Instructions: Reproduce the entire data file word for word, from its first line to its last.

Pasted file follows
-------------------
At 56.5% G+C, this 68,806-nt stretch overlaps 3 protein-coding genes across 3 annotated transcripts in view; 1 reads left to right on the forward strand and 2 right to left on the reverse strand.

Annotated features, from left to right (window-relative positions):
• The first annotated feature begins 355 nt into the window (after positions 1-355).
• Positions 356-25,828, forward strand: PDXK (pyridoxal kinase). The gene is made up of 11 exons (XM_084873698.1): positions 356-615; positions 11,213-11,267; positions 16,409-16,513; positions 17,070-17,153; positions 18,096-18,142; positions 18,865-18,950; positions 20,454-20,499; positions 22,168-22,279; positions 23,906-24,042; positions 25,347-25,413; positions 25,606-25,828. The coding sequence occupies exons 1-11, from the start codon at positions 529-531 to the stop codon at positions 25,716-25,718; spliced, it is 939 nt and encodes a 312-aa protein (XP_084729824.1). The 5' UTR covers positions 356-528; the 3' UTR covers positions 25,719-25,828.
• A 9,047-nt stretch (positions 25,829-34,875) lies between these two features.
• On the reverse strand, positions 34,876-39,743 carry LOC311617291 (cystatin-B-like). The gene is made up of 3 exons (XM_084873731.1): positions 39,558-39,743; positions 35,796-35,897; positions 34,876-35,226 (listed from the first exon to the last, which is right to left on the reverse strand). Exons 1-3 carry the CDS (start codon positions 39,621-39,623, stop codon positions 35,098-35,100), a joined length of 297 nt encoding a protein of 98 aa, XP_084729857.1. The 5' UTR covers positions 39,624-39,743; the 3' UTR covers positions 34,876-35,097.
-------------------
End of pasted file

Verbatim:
At 56.5% G+C, this 68,806-nt stretch overlaps 3 protein-coding genes across 3 annotated transcripts in view; 1 reads left to right on the forward strand and 2 right to left on the reverse strand.

Annotated features, from left to right (window-relative positions):
• The first annotated feature begins 355 nt into the window (after positions 1-355).
• Positions 356-25,828, forward strand: PDXK (pyridoxal kinase). The gene is made up of 11 exons (XM_084873698.1): positions 356-615; positions 11,213-11,267; positions 16,409-16,513; positions 17,070-17,153; positions 18,096-18,142; positions 18,865-18,950; positions 20,454-20,499; positions 22,168-22,279; positions 23,906-24,042; positions 25,347-25,413; positions 25,606-25,828. The coding sequence occupies exons 1-11, from the start codon at positions 529-531 to the stop codon at positions 25,716-25,718; spliced, it is 939 nt and encodes a 312-aa protein (XP_084729824.1). The 5' UTR covers positions 356-528; the 3' UTR covers positions 25,719-25,828.
• A 9,047-nt stretch (positions 25,829-34,875) lies between these two features.
• On the reverse strand, positions 34,876-39,743 carry LOC311617291 (cystatin-B-like). The gene is made up of 3 exons (XM_084873731.1): positions 39,558-39,743; positions 35,796-35,897; positions 34,876-35,226 (listed from the first exon to the last, which is right to left on the reverse strand). Exons 1-3 carry the CDS (start codon positions 39,621-39,623, stop codon positions 35,098-35,100), a joined length of 297 nt encoding a protein of 98 aa, XP_084729857.1. The 5' UTR covers positions 39,624-39,743; the 3' UTR covers positions 34,876-35,097.